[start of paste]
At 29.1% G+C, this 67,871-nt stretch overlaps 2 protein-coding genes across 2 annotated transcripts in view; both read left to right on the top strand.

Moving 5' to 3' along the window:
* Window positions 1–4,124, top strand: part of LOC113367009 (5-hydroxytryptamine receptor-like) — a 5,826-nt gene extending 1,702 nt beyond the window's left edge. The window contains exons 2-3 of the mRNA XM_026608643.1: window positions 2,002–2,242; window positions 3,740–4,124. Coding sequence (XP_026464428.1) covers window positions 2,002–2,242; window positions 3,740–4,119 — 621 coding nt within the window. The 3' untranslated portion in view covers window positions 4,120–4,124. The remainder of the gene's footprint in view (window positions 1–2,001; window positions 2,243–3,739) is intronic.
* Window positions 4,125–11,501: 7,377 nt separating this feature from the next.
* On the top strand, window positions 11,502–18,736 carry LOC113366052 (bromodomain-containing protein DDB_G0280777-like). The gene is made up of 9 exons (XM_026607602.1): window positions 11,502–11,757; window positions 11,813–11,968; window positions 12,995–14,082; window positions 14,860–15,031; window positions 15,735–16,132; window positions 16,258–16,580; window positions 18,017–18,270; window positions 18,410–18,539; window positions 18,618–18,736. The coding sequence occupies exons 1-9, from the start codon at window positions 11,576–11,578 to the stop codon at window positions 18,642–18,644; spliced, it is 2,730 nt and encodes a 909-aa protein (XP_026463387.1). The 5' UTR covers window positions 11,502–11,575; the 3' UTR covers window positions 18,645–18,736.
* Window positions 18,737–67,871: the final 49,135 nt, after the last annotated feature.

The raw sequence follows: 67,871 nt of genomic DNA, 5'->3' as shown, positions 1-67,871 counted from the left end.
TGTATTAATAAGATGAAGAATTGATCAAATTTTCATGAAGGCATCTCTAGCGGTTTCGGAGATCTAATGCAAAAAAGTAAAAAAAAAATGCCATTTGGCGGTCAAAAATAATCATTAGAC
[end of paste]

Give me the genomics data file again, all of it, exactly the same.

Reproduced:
At 29.1% G+C, this 67,871-nt stretch overlaps 2 protein-coding genes across 2 annotated transcripts in view; both read left to right on the top strand.

Moving 5' to 3' along the window:
* Window positions 1–4,124, top strand: part of LOC113367009 (5-hydroxytryptamine receptor-like) — a 5,826-nt gene extending 1,702 nt beyond the window's left edge. The window contains exons 2-3 of the mRNA XM_026608643.1: window positions 2,002–2,242; window positions 3,740–4,124. Coding sequence (XP_026464428.1) covers window positions 2,002–2,242; window positions 3,740–4,119 — 621 coding nt within the window. The 3' untranslated portion in view covers window positions 4,120–4,124. The remainder of the gene's footprint in view (window positions 1–2,001; window positions 2,243–3,739) is intronic.
* Window positions 4,125–11,501: 7,377 nt separating this feature from the next.
* On the top strand, window positions 11,502–18,736 carry LOC113366052 (bromodomain-containing protein DDB_G0280777-like). The gene is made up of 9 exons (XM_026607602.1): window positions 11,502–11,757; window positions 11,813–11,968; window positions 12,995–14,082; window positions 14,860–15,031; window positions 15,735–16,132; window positions 16,258–16,580; window positions 18,017–18,270; window positions 18,410–18,539; window positions 18,618–18,736. The coding sequence occupies exons 1-9, from the start codon at window positions 11,576–11,578 to the stop codon at window positions 18,642–18,644; spliced, it is 2,730 nt and encodes a 909-aa protein (XP_026463387.1). The 5' UTR covers window positions 11,502–11,575; the 3' UTR covers window positions 18,645–18,736.
* Window positions 18,737–67,871: the final 49,135 nt, after the last annotated feature.

The raw sequence follows: 67,871 nt of genomic DNA, 5'->3' as shown, positions 1-67,871 counted from the left end.
TGTATTAATAAGATGAAGAATTGATCAAATTTTCATGAAGGCATCTCTAGCGGTTTCGGAGATCTAATGCAAAAAAGTAAAAAAAAAATGCCATTTGGCGGTCAAAAATAATCATTAGAC